Once wells of interest are identified, the cells can be instantaneously ejected using a high-throughput laser cavitation process, barcoded, and put into a next-generation sequencing workflow. “All the sequencing we do is based on a single cell that has already passed some sort of metric, like functional status,” Chen pointed out. “We do a screen on cells first, so you’re looking only at the functional variants.”

Doing it all, modularly

The wave of single-cell technology being used for therapeutic antibody discovery generally breaks down into two camps: those that do on-chip genomics, and those that do on-chip phenotypic assays. At the conference, Berkeley Lights unveiled upgrades to its Beacon platform that let it do both.

“We’ll be performing functional screens on-chip [while] also doing a lot of genomics on-chip,” said Anupam Singhal, PhD, the company’s product manager, antibody therapeutics. “We’ll have integration of genomics capabilities that allow you to recover large numbers of sequences once you have identified the relevant hits.”

Beacon optofluidics platform
Beacon, an optofluidics platform developed by Berkeley Lights, is designed to isolate, culture, assay, and export individual cells. The platform’s OptoSelect chips use light to automatically move cells to individual pens, NanoPens™, that hold and culture single cells, allow the capture of brightfield and fluorescence images, and enable “deep profiling.”

What’s most important when you’re screening many cells is that you are also recovering the relevant diversity of the population, rather than just the most abundant clones. “Our technology,” he stressed, “will take in the diverse population. It will do relevant deep screening to identify the actual suitable candidates, and we’ll get them all back.”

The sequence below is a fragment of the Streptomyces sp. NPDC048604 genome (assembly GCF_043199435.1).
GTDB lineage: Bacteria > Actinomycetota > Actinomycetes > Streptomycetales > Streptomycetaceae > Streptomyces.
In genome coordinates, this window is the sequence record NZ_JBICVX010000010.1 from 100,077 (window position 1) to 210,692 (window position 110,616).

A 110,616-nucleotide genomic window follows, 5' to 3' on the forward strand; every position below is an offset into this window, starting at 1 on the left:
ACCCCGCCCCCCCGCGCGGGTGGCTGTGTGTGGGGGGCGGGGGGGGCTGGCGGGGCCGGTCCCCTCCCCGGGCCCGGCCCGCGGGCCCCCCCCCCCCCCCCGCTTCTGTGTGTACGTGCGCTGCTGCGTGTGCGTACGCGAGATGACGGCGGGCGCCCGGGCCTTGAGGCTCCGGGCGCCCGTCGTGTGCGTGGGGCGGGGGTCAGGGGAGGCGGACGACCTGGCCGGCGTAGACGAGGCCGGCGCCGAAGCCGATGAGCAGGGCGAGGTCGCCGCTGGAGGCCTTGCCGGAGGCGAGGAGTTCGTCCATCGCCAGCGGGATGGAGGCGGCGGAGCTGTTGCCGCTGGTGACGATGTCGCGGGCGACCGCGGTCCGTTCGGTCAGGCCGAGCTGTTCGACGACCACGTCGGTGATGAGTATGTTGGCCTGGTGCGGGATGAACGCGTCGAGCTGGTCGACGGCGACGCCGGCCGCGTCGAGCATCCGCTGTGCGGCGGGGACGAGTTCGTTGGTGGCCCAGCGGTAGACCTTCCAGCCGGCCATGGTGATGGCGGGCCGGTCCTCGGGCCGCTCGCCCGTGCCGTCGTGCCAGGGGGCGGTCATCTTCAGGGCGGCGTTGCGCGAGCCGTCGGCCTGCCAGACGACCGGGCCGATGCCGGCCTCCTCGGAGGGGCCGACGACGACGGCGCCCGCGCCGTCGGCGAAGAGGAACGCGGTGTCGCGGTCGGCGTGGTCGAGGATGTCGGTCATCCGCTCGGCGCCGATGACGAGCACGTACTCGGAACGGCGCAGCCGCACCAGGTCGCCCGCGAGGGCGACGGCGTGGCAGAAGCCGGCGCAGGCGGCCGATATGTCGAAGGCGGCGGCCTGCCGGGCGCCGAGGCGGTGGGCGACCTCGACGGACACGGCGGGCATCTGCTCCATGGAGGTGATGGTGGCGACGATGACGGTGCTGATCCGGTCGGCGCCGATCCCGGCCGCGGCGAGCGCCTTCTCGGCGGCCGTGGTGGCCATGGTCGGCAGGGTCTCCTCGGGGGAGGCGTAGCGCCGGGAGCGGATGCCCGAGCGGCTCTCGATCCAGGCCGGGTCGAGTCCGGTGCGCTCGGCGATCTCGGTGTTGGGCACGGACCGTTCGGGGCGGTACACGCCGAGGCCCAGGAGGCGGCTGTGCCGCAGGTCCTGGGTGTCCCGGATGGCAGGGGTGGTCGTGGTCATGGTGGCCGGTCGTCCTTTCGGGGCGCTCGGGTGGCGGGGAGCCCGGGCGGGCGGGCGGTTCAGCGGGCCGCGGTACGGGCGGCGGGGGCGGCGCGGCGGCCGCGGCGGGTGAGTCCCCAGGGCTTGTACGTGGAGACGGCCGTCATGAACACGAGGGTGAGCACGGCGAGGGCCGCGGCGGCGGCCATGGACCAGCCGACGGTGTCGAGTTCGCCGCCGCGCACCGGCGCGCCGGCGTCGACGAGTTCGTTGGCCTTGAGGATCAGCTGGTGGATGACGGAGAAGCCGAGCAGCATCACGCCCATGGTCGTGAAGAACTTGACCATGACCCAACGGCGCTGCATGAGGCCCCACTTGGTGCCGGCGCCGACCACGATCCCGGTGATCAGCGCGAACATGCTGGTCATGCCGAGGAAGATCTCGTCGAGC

The Beacon optofluidics chip features thousands of 250-pL reaction wells (called NanoPens) where individual cells can be cultured and assayed. Light is used to deterministically move cells in and out of the pens and into microfluidic channels. Chips can be processed in parallel, or modules can be ganged together serially to assess different functional aspects of a given cell.

Singhal presented an example of using Beacon to search for the rare antibody. “To do that,” he detailed, “you need ways to downselect” using a series of screens, otherwise you end up having to do sequencing, re-expression, cloning, and a lot of manual labor on many more leads. In this case a (secondary) cell-binding assay and a (tertiary) blocking assay are added to the (primary) hit screen. “We went, in a single experiment, from tens of thousands of cells, to 600 hits, to 300 that bind the actual cell target, to 47 that were actual functional lead candidates,” he reported. “That was all done in a single day.”